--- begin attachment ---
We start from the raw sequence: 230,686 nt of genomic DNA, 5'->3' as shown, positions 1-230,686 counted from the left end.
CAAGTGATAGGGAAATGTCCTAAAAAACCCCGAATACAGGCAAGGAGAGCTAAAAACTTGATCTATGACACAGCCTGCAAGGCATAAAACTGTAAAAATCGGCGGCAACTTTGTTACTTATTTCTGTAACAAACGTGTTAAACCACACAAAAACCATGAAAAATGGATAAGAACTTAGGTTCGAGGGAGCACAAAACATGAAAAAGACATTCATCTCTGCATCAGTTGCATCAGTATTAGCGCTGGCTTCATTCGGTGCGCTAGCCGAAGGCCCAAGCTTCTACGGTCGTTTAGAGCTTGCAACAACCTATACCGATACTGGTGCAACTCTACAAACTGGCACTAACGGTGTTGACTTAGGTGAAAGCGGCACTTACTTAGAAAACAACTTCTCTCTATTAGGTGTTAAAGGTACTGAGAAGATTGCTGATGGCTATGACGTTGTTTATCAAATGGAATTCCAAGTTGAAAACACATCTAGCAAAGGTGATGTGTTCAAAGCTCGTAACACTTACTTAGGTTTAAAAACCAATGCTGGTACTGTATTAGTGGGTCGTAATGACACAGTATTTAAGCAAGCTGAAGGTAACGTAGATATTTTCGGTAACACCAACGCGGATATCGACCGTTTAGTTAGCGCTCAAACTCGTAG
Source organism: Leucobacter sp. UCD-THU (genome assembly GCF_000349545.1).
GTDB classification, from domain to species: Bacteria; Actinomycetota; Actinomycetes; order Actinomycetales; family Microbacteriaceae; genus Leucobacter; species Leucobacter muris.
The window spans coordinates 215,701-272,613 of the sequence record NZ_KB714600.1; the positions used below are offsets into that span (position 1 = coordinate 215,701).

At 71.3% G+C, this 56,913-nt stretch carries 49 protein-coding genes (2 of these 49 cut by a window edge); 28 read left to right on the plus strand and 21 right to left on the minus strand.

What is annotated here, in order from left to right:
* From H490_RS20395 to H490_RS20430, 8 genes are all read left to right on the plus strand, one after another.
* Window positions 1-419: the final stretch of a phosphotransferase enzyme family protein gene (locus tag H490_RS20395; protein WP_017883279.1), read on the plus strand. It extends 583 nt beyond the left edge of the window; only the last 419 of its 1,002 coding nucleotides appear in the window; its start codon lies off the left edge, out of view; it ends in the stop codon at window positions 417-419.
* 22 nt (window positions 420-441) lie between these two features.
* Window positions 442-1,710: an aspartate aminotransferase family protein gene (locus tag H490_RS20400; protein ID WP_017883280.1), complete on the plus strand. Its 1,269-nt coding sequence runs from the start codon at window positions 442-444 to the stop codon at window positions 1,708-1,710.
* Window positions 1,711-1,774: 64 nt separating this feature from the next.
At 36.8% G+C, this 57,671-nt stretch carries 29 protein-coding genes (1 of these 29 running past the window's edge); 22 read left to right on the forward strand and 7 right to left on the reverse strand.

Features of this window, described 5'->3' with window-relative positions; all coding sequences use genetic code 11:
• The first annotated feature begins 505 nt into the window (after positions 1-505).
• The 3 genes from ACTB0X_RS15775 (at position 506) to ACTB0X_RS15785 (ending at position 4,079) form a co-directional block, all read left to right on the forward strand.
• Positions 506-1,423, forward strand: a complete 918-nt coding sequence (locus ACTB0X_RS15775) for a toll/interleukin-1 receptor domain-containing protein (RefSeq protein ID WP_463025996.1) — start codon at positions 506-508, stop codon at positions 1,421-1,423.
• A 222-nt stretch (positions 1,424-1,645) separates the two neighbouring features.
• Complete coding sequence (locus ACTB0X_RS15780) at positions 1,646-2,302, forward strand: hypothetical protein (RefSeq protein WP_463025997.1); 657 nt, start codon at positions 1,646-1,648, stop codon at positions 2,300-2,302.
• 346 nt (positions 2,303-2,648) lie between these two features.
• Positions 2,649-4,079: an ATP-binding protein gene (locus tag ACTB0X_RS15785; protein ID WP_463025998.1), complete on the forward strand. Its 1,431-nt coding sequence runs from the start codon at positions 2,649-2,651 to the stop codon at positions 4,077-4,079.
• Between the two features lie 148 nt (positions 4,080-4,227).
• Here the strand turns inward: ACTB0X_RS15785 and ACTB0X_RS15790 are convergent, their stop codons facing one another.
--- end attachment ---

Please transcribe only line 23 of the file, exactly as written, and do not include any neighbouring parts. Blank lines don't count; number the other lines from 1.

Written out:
• Here the strand turns inward: ACTB0X_RS15785 and ACTB0X_RS15790 are convergent, their stop codons facing one another.